Life is a journey on water. We spend our lives floating between the sunlit scenery of the conscious mind and the shadowy depths of the unconscious below. Dr. Richard D. Grant tells us our relationship to the unconscious is exactly our relationship to water.
1. We need it by the cupful to survive.
2. A plunge into it is refreshing. (Art speaks to the unconscious.)
3. Stay under too long and we’ll drown. (A psychotic break.)
4. There are monsters in the deep.
1. Limiting Factors – (factors that limit it. Impediments.)
2. Defining Characteristics – (characteristics that define it. Brand essence.)
Drifters on the ocean of life define themselves by their circumstances. Pushed here and there by the winds and waves of chance, their mantra is, “whatever.”
Surfers on the ocean of life define themselves by their activities. Riding the swells this way and that, they dream of “the next big thing.”
Drowners in the ocean of life define themselves by their limiting factors. Sad and mournful, they are professional victims, the walking wounded, a tragic story searching for an ear.
Navigators sailing happily on the ocean of life define themselves by their commitments. Navigators know exactly what they’re trying to make happen and they’re willing to pay the price.
Do you know what you’re trying to make happen? Are you willing to pay the price?
Lorian Hemingway chose not to drown in life’s ocean. In her marvelous book, Walk on Water, she speaks of childhood loneliness and a hollow stepfather who abused her alcoholic mother. But Lorian chose not to let these limiting factors become her defining characteristics. She chose instead to admire the toothless but resilient old black woman, Catfish, who cooked hamburgers at the café. Lorian was also shaped by encounters with her mother’s sister, Freda:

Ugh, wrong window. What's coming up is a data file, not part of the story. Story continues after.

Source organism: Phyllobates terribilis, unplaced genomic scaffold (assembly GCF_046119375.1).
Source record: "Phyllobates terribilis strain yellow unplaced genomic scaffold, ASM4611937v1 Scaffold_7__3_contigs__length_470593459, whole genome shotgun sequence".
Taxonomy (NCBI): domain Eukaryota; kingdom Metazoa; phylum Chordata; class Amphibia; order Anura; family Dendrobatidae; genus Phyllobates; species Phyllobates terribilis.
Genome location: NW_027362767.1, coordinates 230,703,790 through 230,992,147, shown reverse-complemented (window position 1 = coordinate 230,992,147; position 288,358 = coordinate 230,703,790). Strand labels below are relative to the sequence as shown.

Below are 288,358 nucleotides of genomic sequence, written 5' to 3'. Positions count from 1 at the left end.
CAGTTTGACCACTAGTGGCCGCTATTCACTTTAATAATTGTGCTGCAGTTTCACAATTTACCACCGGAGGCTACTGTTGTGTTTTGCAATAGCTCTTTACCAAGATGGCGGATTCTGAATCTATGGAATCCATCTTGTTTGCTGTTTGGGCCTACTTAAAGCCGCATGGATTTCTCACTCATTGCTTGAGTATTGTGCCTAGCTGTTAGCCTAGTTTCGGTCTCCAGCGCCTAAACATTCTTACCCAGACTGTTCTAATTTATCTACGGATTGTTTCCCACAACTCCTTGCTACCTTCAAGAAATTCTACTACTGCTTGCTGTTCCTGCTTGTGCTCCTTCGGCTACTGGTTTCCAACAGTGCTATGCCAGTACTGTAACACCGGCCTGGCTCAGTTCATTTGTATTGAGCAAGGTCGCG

“At the age of thirty-five Freda had had a mastectomy. The bow and arrow was her therapy, to strengthen what was left of her chest muscles. Her body had been perfect, a sculptor’s model, and she’d worn her summer shirts tied up high under her breasts, braless most of the time. She still wore her shirts knotted at the rib cage, but now they were men’s cotton pajama tops, the material thicker so you could not see through; but often when she bent forward I could see the scarred bony place where the breast had been. I never knew if she was bitter for the loss, if she stared at the deformity in the mirror and wished for a time when she’d been whole. She never said. I never asked. She was not a woman martyred by tragedy, nor was she at all acquainted with self-pity…”
“Freda was a dazzle, a virtual watercolor of a woman whose moods and mannerisms were as electric as her wild black hair. Her grin alone, a flash of Ipana-white teeth, head tossed back, stopped men in their tracks, delayed them in traffic, and threatened their wives so completely even the milkman was not allowed to deliver at Freda’s house…”
“She’d tried once to kill my stepfather, whom she’d always referred to by his first and last names, Bill McClain, the two words run together in her odd accent so it came out ‘Bimicain,’ sounding like a fungal cream.”
– Lorian Hemingway, Walk on Water, p. 38-39
Limiting factors are outside you.
Defining characteristics are within.
Guilt is about what you have done.
Shame is about who you are.
Catfish and Freda taught Lorian Hemingway
not to internalize her limiting factors.
Be sure not to internalize yours.